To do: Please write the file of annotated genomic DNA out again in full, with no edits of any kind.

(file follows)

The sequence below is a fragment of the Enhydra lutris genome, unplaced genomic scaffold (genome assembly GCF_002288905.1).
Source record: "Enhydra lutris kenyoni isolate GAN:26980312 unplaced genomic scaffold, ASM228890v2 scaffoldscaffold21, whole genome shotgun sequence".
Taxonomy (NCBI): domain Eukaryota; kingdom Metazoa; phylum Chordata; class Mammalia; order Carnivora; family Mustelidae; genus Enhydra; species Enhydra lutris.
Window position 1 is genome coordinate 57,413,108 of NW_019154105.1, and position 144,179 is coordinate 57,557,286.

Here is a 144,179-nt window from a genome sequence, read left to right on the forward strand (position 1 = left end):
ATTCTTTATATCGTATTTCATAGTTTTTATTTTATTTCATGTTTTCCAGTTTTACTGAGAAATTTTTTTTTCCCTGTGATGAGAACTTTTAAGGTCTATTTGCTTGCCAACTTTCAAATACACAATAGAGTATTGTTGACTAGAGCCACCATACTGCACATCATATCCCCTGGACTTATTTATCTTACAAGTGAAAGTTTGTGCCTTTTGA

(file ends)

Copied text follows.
The sequence below is a fragment of the Enhydra lutris genome, unplaced genomic scaffold (genome assembly GCF_002288905.1).
Source record: "Enhydra lutris kenyoni isolate GAN:26980312 unplaced genomic scaffold, ASM228890v2 scaffoldscaffold21, whole genome shotgun sequence".
Taxonomy (NCBI): domain Eukaryota; kingdom Metazoa; phylum Chordata; class Mammalia; order Carnivora; family Mustelidae; genus Enhydra; species Enhydra lutris.
Window position 1 is genome coordinate 57,413,108 of NW_019154105.1, and position 144,179 is coordinate 57,557,286.

Here is a 144,179-nt window from a genome sequence, read left to right on the forward strand (position 1 = left end):
ATTCTTTATATCGTATTTCATAGTTTTTATTTTATTTCATGTTTTCCAGTTTTACTGAGAAATTTTTTTTTCCCTGTGATGAGAACTTTTAAGGTCTATTTGCTTGCCAACTTTCAAATACACAATAGAGTATTGTTGACTAGAGCCACCATACTGCACATCATATCCCCTGGACTTATTTATCTTACAAGTGAAAGTTTGTGCCTTTTGA